• Each person’s top 5 strengths are posted privately but for our entire team to see. This allows others and in particular their team lead to know what their strengths are and immediately use the book reference to find out more and how to work with them. Since we’ve been doing this for over 2 years now, we are starting to build contextual experiences with many of the strength themes and how they have played out for us.
  • We try to do a quick session with the new team member to unpack it and giving examples and guidance from past experiences. We talk about how their strengths are used in their work here and how we can maximize it. We talk about others who share their strengths.
  • It gives us a common language and context to talk about regularly. The veterans of the team are asked to share experiences. It is something our leadership team talks about often, especially when new team members arrive.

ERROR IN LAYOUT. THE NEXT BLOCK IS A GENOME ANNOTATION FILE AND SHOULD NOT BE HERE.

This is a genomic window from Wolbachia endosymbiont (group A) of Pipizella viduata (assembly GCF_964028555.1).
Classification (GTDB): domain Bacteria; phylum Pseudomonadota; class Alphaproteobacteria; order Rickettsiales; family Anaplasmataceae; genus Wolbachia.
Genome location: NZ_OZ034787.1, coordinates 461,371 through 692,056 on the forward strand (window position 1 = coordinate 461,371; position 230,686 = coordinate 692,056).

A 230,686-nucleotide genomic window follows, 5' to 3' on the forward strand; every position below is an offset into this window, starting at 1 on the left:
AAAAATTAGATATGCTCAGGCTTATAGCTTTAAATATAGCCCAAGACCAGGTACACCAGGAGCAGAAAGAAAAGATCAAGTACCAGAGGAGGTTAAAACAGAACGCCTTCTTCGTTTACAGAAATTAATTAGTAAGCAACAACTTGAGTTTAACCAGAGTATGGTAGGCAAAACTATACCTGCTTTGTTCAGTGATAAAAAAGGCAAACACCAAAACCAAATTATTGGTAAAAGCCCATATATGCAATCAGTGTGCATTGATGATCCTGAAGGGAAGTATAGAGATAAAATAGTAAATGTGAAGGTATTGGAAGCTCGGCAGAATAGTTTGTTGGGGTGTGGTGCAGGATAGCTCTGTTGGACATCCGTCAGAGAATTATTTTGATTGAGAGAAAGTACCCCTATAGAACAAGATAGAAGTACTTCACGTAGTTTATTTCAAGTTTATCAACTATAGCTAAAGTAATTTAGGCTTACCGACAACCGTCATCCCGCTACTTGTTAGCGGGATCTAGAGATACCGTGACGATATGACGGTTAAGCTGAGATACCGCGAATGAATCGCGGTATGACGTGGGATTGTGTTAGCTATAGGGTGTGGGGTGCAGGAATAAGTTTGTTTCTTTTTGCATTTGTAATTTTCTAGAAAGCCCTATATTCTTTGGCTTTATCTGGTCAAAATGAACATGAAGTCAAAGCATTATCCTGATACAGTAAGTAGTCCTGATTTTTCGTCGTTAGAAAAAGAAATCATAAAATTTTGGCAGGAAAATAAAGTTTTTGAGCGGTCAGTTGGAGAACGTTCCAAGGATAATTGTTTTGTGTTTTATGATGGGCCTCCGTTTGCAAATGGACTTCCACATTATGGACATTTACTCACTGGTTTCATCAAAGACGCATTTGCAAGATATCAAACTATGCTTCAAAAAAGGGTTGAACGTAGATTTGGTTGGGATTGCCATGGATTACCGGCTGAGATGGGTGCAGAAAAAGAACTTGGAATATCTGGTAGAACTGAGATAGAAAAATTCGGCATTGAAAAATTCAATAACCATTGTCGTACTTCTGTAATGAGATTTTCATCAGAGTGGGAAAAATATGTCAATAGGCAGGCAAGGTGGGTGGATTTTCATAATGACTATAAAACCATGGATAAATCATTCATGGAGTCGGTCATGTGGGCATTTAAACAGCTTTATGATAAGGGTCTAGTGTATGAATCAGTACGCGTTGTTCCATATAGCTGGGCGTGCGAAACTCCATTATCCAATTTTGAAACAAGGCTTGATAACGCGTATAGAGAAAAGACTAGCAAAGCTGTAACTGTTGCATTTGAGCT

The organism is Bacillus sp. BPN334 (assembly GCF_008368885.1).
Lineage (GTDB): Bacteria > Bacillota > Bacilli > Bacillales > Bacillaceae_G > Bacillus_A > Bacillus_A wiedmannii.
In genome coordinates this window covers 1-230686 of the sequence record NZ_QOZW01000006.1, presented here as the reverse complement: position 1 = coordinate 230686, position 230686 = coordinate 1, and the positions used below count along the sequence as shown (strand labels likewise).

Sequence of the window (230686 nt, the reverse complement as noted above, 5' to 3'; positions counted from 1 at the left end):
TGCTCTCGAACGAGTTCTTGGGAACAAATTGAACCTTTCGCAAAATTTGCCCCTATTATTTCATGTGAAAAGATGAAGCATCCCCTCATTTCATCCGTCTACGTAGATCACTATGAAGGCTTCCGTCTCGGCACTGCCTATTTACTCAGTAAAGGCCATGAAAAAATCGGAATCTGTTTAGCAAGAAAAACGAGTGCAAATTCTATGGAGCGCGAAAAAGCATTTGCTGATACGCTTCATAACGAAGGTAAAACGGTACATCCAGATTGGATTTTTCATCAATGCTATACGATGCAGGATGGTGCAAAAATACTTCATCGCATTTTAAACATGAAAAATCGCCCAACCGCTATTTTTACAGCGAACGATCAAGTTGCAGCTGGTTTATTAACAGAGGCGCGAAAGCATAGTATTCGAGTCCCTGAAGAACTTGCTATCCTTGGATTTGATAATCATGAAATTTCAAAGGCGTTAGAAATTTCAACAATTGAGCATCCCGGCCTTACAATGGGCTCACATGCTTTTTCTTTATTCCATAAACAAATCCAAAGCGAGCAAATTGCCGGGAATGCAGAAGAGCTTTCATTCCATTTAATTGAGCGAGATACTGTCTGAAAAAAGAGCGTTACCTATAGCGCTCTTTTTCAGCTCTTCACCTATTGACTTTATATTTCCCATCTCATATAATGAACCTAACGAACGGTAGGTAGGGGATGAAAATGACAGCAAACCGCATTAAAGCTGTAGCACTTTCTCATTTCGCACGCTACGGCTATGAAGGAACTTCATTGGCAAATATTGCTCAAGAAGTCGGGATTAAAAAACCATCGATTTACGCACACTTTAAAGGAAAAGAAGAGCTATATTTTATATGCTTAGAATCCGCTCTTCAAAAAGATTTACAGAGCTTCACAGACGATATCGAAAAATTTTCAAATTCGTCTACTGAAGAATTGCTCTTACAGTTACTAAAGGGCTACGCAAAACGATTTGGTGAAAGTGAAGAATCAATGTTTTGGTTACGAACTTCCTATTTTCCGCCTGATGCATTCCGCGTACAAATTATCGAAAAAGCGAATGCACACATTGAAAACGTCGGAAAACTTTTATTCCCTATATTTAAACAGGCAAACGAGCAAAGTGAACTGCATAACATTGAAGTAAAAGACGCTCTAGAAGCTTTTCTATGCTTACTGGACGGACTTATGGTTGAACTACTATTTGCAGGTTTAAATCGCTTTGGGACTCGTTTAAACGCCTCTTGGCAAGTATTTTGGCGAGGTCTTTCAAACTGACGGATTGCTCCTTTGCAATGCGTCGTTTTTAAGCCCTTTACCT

Here’s how we shake out with our top strengths as a group:

  • 11 – Strategic
  • 10 – Learners
  • 8 – Relator, Individualization, Ideation, Input

One of the spinoff books in the strengths movement is: Strengths-Based Leadership …. with all of our strengths combined, we fall in the Strategic Thinking category of leadership.

Quick Tips for Getting the Most Out of Assessment Tools

Here are some quick thoughts and tips for using StrengthsFinder and other assessment tools:

  • Remember they are simply tools – they cannot replace personal relationships, interactions and experiences. They are simply specific tools designed to highlight specific areas of personality or skill development.
  • There is only one of you – no tools can adequately paint a picture of who you are. Even though the tools segment you into groups – in StrengthsFinder case it’s 34 themes – everybody is different. Put all of this in perspective as you use any tool like this.
  • Understand and read about OTHERS too – don’t just read about your own, get to know other people’s profiles. This helps me not only understand myself but those I interact with on a daily basis.